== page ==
Return our Hug to the Hague
The Revolution of Roses in Georgia in 2003, Euromaidan in Ukraine in 2014 and the Velvet revolution in Armenia in 2018 and the active participation of young people in these events showed that youth is most of all interested in democratic changes and can really influence the political situation in the state. The implementation of the democratic reforms in these countries is of great interest for the EU, too.
Our project “Hug The Hague. Youth Involvement in Democratic Institutions”, implemented in May 2019, showed that young people from EaP and EU countries believe that cooperation among these countries is beneficial and useful and that young people can play a prominent role and are ready to take an active part in fostering and promotion of these cooperation. The project showed that participation of the policy-makers in the project makes it much more interesting and useful for young people. It was important for us that policy-makers also liked the project, although they lived in the same rather modest conditions as young people. The participation of the representatives of the embassies of Ukraine and Armenia at the conference showed a great interest of these countries in such projects. The recommendations developed during the conference were well received not only by NGOs in the EaP countries, but also in the EU. In particular, Vasilis Maragos, Head of Unit NEAR.C.2 Armenia, Azerbaijan, Belarus & Eastern Partnership, wrote to us “your contribution is very timely and much appreciated and has been shared with relevant colleagues."
In 2020 Dutch National Agency of Erasmus+ program awarded with a grant our new project which we named “Return our Hug to the Hague”. Under this project frame, we were supposed to hold a four-day conference in the Hague, the conference participants were to be the teams of our partner organizations from the Eastern Partnership countries - Ukraine, Georgia, Armenia, Moldova and Belarus and from the EU countries - the Netherlands, Greece, Italy, Spain, Latvia. A team of 7 people from each country was supposed to take part in the project. Among the participants - one decision maker - the leader of partner organizations participating in the project, one politician and 5 active young people from 18 to 30 years old.
The goals of the new conference were:
1.To get familiar with the Dutch experience of cooperation of young people with authorities
2.To create space for exchange and dialogue about ways to eliminate the consequences of COVID-19 infection between different stakeholders, such as policy makers, NGO representatives, young people and youth workers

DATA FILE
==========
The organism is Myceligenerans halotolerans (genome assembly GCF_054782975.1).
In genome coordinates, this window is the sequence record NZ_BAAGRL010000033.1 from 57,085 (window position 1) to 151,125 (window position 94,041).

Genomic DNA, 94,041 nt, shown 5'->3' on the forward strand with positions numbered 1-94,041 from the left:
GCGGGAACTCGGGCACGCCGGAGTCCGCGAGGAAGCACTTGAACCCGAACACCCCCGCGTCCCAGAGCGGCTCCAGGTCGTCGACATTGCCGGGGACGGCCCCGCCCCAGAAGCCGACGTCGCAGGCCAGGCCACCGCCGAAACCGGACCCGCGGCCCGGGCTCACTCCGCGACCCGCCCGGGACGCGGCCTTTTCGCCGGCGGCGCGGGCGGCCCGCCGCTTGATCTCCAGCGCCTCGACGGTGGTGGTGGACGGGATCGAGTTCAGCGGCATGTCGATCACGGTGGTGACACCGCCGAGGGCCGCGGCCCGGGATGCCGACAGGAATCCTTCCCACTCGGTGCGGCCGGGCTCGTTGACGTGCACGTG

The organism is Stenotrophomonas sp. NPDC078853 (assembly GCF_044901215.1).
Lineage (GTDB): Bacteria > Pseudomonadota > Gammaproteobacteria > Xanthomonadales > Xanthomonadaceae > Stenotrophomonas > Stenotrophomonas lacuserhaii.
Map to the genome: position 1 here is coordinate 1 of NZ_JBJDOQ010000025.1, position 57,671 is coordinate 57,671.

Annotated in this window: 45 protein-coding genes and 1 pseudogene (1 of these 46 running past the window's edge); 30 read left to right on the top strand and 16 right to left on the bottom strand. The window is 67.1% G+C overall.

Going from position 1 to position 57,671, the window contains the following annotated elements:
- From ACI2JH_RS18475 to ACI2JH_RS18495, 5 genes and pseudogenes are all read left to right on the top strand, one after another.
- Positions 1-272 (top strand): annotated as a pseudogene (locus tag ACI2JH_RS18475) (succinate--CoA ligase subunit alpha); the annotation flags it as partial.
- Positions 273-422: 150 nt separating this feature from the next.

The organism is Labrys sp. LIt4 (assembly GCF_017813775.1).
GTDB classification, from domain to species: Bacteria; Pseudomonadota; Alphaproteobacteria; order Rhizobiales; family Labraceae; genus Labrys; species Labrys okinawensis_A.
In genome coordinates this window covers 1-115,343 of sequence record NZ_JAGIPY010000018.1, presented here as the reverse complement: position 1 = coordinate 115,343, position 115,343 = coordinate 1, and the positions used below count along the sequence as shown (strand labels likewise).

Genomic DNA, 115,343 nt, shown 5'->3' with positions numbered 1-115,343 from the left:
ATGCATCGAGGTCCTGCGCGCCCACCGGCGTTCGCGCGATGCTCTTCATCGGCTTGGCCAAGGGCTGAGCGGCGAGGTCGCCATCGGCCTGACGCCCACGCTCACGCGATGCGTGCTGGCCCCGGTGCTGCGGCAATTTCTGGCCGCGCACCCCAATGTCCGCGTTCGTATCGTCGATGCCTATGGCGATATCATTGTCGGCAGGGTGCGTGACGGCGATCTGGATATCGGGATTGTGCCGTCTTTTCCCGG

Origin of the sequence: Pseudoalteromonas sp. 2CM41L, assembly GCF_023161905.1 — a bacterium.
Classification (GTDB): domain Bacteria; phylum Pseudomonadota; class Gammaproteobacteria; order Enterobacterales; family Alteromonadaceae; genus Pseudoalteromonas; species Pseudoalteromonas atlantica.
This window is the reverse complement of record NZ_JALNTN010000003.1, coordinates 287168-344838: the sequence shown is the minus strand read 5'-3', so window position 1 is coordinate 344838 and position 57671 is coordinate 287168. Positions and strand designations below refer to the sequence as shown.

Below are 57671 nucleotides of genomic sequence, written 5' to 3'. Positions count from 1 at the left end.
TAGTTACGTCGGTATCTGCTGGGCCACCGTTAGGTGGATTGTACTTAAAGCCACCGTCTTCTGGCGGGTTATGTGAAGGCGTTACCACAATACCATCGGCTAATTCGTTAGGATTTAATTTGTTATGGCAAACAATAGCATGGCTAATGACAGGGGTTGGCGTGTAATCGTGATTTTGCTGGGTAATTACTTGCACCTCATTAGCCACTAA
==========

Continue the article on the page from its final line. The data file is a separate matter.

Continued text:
3.To define the best practices of youth participation in support of the population during COVID-19 infection
4.To foster discussions between youth, youth organizations and policy makers about the role of youth in responding to COVID-19
5.To find out how cooperation between youth from the EU and EaP countries will help in eliminating the consequences of COVID-19 infection.
6.To develop recommendations on youth inclusion and participation into the democratic institutions, addressing local and regional authorities responsible for eliminating the consequences of COVID-19
However, it was not possible to implement such a conference in the Netherlands until spring 2022 because of the COVID pandemic. Dutch National Agency Erasmus+ understood well the situation and kindly agreed to extend our project until August 2022.
Thus, even when COVID-19 ceased to threaten Europe and the world, other international threats appeared that could affect the fate of our conference. In February 2022, the Russian government sent its troops to Ukraine and started bombing Ukrainian cities. A missile strike in the Ukrainian city of Kremenchug, where our partner organization came from, destroyed a shopping center. Many innocent people suffered. To get to the Hague, the Ukrainian team had to get to Poland and take a plane there. It was a risky undertaking. However, Alena Glazkova, decision maker of Kremenchuk informative-elucidative center European Club, confirmed that the Ukrainian team will take part in the conference
Unfortunately, the team from Belarus could no longer participate in the conference because of the EU sanctions. In addition, our letters and phone calls to the project participants – partner organizations from Italy and Greece remained unanswered. It is known that, due to COVID-19, many enterprises in Europe have been closed. It was especially difficult for NGOs to continue working during the pandemic. As a result, it was necessary to urgently find two new partners. In Greece, we have a great partner organization - System and G. We are very grateful to them. They responded promptly and sent an excellent team to the Hague. Attempts to find another organization in Italy were unsuccessful. Then we decided to invite our partner organization Integra Plus from Dresden, Germany. This organization runs cross-cultural communication projects, which are mainly attended by people from the countries of the former Soviet Union. With the outbreak of the war, Germany, in particular Dresden, received a large number of refugees from Ukraine, many of whom did not speak German. Integra Plus, with the support of the municipality of Dresden, held several concerts with the participation of refugees from Ukraine, so that the residents of the city could better know Ukrainian culture. One of the concerts was attended by the mayor of Dresden.